Name:  tyretread.jpg
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Next week, I am off to Manila on work. Will look for add-ons for the truck. If any of y'all have some interesting things I can pick up from there, let me know.

Later!

Last edited by Aditya : 20th August 2017 at 18:51. Reason: Inserting image
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Old 2nd June 2013, 19:03   #29
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Default Re: Introducing "Everest", my 1997 Toyota Landcruiser. Then and now

@rockycrawler - There is no better feeling than buying a brand new set of tyres!! Now time for you to put them on and post some pics.
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Old 22nd June 2013, 23:31   #30
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Default Re: Introducing "Everest", my 1997 Toyota Landcruiser. Then and now

Tyres on...

Work had become suddenly hectic, another trip to Manila and visitors from elsewhere kept me chained to my desk and the restoration on the back burner.

Went to Toyota today to put on the Coopers - only 4 of these 35s fit in my trusty Verna (you can imagine how cramped I would have been, and I am by no means calorie-deficient). It took me about 4 hours in total, and no they aren't balanced yet. The balancer looked so flimsy after it all, and I didnt want to risk bending that wheel - I need to find someone in Bangalore to do this later.

So here's what went on!

The Coopers are about ~35" diameter (spec sheet says 34.5) while stock is 31".
Introducing "Everest", my 1997 Toyota Landcruiser. Then and now-20-cooper-discoverer-at3-31575r16.jpg

As you lay them on the ground, or even on top of the other, the incremental doesn't seem large. But bear in mind that the Cooper is ~30 kg by itself (without the rim) and recommended is 50 psi.
Introducing "Everest", my 1997 Toyota Landcruiser. Then and now-21-cooper-35s-vs-stampede-31s.jpg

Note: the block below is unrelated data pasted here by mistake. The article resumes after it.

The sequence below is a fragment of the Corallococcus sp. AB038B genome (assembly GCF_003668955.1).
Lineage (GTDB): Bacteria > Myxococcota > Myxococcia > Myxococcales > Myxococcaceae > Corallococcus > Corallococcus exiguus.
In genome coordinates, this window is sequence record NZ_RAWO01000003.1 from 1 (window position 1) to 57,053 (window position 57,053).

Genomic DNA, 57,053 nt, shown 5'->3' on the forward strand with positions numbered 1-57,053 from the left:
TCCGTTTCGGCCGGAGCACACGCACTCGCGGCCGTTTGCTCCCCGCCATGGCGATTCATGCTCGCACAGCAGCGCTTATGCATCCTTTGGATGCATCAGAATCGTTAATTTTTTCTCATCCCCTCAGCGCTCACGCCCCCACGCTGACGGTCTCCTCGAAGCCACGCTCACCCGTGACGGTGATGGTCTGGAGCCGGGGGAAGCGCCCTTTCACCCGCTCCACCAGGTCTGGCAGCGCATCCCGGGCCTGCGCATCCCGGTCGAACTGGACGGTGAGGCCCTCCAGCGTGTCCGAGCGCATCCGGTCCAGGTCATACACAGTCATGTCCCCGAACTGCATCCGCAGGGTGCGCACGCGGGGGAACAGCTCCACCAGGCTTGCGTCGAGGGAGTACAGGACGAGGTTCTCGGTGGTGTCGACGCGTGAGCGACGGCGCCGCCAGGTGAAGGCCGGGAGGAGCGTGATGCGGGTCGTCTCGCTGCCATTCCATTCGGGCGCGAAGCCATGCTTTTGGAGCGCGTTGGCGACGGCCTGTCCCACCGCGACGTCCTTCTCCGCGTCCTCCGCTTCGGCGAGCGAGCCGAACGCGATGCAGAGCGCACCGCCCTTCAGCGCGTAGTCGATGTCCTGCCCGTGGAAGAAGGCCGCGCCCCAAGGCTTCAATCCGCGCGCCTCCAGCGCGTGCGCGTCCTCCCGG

And Everest with her new shoes (condenser is being cleaned thus the toothless grin!)
Introducing "Everest", my 1997 Toyota Landcruiser. Then and now-22-80-series-cooper-discoverer-at3-1.jpg

Side on stunner!
Introducing "Everest", my 1997 Toyota Landcruiser. Then and now-23-80-series-cooper-discoverer-at3-2.jpg

Some points to ponder!

When attempting to slip on larger tyres, make sure that the hydraulic jacks can "rise to the occasion" - they may push the axles upwards enough to remove, but you need to gauge the fit for the larger wheels going in. I used a pneumatic lift reserved for higher loads so it was easy! Besides, you will need horses (or tripods) to stand the vehicle on, and I didnt find a size suited for this one within the dealership. So I just hogged the lift for the duration.

You are obviously going to need a tire changer. And no, I am not talking about grubby dudes in greasy roopa banians with hammer and tyre irons, banging away at your alloys, killing the bead locks while wrenching them out. I am talking about the smooth John Bean, which, with a little bit of elbow grease (and hmmm.. ok, tyre iron is somewhat needed), you can pull easily out the old and put in the new. And the alloys (and your heart) wont ever feel the burn or the pain.

Air fill wasn't fun. Because the aspect ration is greater, the larger side wall will fight and not allow the bead to slip easily onto the rim wall and air will escape from the sides. So even after a lot of jumping, throwing and cursing, all one would have done is nothing much. What to do?

Here's the trick. Hold a couple of tread blocks and lift the tyre as it lies on the tyre changer (with the valve on the top side), just enough to cover the valve. Start the air flow. While pressure is at ~ 50 psi through the nozzles, there will be leak on the underside, where the bead somewhat held on, but leakage pressure is nowhere near what you are pumping in. Soon you will see it begin to balloon and will "plomp" into place.

It took me a couple of hours to sort this all out and get the old ones out and the new ones shod on. Surprisingly the 235/70R16 Stampede still has good bit of tread left in them!

Next up - matte black rims, two batteries (yeah she needs two), and then it is off for wheel and track alignment (we pulled the axles remember!) After that vibration tests - I already have the DCs for driveline vibes, and am ordering castor correction bushes for any wobble.

Then it is regearing front and rear differential to 4.88! But that wont be done in a day I guess. Keep wishing me luck!